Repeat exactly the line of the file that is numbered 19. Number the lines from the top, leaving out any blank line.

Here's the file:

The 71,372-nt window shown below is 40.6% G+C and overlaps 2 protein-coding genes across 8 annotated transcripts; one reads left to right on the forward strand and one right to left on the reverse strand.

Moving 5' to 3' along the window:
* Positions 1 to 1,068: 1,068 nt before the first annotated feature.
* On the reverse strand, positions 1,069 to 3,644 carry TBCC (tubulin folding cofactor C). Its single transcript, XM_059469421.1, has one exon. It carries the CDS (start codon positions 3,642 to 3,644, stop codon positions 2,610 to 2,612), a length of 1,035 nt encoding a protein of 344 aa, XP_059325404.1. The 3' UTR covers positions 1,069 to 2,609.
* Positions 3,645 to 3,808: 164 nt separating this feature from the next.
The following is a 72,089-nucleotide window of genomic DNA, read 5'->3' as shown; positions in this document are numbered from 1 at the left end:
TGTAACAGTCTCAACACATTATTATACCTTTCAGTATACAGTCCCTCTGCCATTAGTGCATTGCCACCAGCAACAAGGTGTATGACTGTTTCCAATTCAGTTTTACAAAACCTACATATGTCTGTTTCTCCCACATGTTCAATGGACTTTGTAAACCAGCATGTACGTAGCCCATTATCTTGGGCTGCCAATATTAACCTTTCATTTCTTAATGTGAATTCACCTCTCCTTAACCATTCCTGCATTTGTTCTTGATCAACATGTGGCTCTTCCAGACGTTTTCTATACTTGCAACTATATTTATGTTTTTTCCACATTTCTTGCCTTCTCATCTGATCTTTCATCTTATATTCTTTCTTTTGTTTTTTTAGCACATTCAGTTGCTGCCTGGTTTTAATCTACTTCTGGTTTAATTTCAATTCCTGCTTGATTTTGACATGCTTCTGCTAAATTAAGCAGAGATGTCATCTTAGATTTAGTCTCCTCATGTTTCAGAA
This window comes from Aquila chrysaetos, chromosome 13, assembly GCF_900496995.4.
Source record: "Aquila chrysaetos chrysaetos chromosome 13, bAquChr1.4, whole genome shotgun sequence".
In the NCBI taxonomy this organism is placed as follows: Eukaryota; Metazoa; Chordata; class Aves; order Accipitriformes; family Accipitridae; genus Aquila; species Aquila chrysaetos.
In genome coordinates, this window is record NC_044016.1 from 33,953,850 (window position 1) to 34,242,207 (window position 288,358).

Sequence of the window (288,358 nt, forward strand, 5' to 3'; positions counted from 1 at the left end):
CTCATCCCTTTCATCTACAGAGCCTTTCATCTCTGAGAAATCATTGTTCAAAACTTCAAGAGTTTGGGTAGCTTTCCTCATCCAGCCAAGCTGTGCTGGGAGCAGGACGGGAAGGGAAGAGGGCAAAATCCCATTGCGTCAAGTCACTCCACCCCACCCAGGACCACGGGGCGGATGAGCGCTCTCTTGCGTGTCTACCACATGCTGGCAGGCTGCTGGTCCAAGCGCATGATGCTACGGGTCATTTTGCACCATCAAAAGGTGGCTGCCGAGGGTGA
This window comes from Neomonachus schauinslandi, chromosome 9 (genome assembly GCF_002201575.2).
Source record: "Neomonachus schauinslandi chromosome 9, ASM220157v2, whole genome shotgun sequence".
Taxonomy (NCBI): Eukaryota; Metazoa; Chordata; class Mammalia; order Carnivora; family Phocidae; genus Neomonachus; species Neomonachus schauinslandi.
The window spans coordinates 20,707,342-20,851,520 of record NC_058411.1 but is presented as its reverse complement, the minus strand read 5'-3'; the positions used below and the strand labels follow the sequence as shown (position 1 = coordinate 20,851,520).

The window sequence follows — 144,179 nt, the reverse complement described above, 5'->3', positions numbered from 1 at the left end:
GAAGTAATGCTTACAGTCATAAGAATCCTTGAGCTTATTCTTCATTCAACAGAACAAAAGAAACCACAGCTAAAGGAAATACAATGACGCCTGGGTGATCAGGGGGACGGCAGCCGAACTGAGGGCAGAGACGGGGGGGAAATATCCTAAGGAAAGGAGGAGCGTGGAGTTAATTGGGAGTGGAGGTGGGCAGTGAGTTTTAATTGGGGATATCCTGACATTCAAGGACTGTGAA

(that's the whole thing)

GAAGTAATGCTTACAGTCATAAGAATCCTTGAGCTTATTCTTCATTCAACAGAACAAAAGAAACCACAGCTAAAGGAAATACAATGACGCCTGGGTGATCAGGGGGACGGCAGCCGAACTGAGGGCAGAGACGGGGGGGAAATATCCTAAGGAAAGGAGGAGCGTGGAGTTAATTGGGAGTGGAGGTGGGCAGTGAGTTTTAATTGGGGATATCCTGACATTCAAGGACTGTGAA